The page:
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You don’t know me.  It can be a simple quick LinkedIn search to see how they described their role, where else they worked, how long they have been there, where they went to school, any connections you have in common and if they published on any topics.  You can take it further and add twitter to the mix, see what they tweet about and who they follow and retweet.  You can take it a step deeper and check Instagram and FB to see if you have any personal connections, or hobbies in common.  Remember that walk from the lobby to the meeting room, if escorted by your prospect, is a key opportunity to loosen things up with conversation on a personal topic, “Hey I see you went to USC! Did you see the game this weekend?”

You don’t know my business. First and foremost, always, always, google the company and look under the news tab.  I got caught once when I was put on a call by inside sales and had no idea the company was just purchased.  Shame on me for not doing the minimum and googling the company first! If they are a public company you should be automatically downloading their 10K.  In time, you learn to scroll through it in less than 5 minutes, learning about their goals and challenges to help fine tune your message. These documents are detailed and usually indexed to make it fast and easy to get to the sections that are most relevant.  

You don’t know my industry. Again, Google is your friend.  Google: trends in the industry, industry leaders and challenges, top experts, predictions for the industry. Google to find their competitors. Now you can be a knowledgeable advisor and partner, not just a sales rep.

3 steps, 14 words, 15 minutes are all you need to set yourself apart.  Somebody, maybe you, probably worked pretty hard to get that meeting, 15 more minutes and you will stand out from the pack and more importantly add real value to your customer!  

Best,

Alison

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Why You Didn't Get a Second Date (Meeting)

Ever go on a date, have a great time and wonder why you never hear from them again?  Well, you probably are guilty of committing one of the cardinal sins of a first date:

  1. You talked all about yourself;

  2. You didn’t ask your date about himself or herself;

  3. You talked about your ex.

These same rules apply on your first meeting with a customer.  You finally got that meeting with the big fish, the guy/girl you have had your eye one. THEY SAID YES!! You are so excited! Then you blew it… You spent the whole meeting telling the client how wonderful your product is. Or you just came back from sales training and are armed with all these amazing nuggets and can’t wait to tell them ALL to the customer. Ever been on date and they go on and on with a story, don’t pause or ask you questions, and instead deliver a monologue?  Don’t be that date!  It is even worse when you have a transformational technology and are so excited to tell them what it is and how it works without even finding out first if they are remotely interested.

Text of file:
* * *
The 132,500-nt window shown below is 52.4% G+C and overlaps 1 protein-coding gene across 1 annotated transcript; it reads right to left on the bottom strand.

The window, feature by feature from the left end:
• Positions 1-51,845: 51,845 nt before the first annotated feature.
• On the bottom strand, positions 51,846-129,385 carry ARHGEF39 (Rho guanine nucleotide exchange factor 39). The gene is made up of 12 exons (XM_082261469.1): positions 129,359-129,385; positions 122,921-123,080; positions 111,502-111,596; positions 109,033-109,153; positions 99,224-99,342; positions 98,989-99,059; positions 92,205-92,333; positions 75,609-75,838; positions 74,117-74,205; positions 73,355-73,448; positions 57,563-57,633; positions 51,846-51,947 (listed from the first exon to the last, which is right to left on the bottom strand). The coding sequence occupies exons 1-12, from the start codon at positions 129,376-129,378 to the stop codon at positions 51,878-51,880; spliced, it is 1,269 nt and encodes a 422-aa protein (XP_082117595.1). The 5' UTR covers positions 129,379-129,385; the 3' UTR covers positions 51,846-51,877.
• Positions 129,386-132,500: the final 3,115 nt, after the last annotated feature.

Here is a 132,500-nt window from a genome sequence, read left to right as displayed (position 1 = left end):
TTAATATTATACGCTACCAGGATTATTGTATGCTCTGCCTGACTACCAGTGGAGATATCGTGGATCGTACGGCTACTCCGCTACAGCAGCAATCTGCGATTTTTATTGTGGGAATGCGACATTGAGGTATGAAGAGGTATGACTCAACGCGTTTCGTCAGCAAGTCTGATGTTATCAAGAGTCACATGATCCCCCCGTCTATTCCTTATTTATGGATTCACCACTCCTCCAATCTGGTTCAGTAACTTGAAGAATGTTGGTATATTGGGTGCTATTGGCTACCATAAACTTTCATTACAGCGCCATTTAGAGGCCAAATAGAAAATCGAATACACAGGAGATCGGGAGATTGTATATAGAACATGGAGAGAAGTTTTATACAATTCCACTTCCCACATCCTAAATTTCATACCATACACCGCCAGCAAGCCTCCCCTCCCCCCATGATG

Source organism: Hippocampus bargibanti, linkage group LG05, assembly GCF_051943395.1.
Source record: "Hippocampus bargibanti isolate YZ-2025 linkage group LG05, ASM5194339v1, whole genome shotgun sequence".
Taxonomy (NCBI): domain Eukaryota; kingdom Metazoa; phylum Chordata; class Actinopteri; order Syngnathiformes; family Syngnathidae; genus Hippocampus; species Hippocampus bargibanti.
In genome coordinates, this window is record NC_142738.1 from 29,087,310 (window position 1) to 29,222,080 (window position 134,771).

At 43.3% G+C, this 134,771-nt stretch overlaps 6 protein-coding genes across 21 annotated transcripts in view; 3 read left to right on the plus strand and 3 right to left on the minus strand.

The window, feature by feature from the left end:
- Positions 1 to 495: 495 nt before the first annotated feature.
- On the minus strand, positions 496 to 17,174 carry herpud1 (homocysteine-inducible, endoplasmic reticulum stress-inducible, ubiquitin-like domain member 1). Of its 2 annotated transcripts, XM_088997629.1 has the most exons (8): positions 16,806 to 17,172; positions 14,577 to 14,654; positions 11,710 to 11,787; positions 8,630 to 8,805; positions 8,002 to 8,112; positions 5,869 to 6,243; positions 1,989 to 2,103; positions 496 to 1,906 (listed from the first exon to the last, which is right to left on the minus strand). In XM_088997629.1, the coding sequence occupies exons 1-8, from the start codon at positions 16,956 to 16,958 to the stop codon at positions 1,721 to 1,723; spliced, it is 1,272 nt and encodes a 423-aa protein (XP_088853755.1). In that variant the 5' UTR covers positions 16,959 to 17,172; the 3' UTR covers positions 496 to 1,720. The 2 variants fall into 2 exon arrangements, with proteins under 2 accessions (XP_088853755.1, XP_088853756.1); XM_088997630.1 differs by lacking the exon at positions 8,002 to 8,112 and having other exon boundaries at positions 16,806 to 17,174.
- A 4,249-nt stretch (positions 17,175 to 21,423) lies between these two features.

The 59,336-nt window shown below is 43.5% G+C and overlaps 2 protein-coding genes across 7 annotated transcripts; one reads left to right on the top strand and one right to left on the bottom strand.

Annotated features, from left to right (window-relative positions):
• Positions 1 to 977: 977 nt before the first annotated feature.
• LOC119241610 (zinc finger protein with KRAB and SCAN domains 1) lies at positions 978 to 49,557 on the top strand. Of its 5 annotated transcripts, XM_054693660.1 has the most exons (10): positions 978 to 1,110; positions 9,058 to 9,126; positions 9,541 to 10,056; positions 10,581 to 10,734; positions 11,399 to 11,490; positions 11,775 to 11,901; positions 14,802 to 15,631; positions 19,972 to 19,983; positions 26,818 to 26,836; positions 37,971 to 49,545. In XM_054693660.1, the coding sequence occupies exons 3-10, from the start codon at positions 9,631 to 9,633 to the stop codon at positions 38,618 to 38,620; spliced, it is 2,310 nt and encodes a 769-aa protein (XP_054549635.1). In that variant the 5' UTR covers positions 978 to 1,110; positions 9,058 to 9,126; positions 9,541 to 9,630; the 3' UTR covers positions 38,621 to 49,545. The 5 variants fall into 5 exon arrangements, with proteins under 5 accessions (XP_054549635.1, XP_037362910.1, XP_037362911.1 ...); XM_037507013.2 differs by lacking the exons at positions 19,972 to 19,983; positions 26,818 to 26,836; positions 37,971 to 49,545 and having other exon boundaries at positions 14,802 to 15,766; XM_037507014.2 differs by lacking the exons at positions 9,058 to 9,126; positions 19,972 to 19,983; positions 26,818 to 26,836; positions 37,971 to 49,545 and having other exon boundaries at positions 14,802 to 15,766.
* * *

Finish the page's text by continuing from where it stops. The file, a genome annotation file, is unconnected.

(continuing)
Basic sales 101 is discovery, discovery, discovery.  So many salespeople are so excited about their technology they are like an overwound windup toy and just jump in and go. Just like a date, people want to feel important, special, that you want to get to know them, and what is important to them.  You wanted to go out with them, isn’t the point to get to know them better? You already know your stories; don’t you want to learn theirs?

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Remember, he who talks most on the date had the better time. Make sure your date/client has the better time.  Not only ask questions but be genuinely interested, read their 10K report, google their industry in the news to know trends, study the people you are meeting on LinkedIn, see who they follow on twitter.  If you did that before a date it would be a little creepy, but in business it will show that you are there for them, not for you.


Trash talking your competition is just like talking about an ex.  You should be putting your best foot forward and creating a positive impression.  The competition usually has their own successful customer base and happy references to counter your arguments.  Plus no one wants to work with a negative nelly -  they want someone positive, interested, self-assured and compassionate.   When I worked at Intel selling embedded processors to a very large imaging customer, the competition was AMD and Motorola.  HP printers dominated the world at this point and were selling millions of units a year with each of our processors in it, so saying they were a bad choice would have backfired on us. Instead, by focusing on our strengths and why the partnership would be successful, made us a safer choice to the customer and we won the deal.  


You worked so hard to get that first date, be prepared, be grateful, be curious, let your best self show up, and it may be the start of a beautiful relationship.

Best,

Alison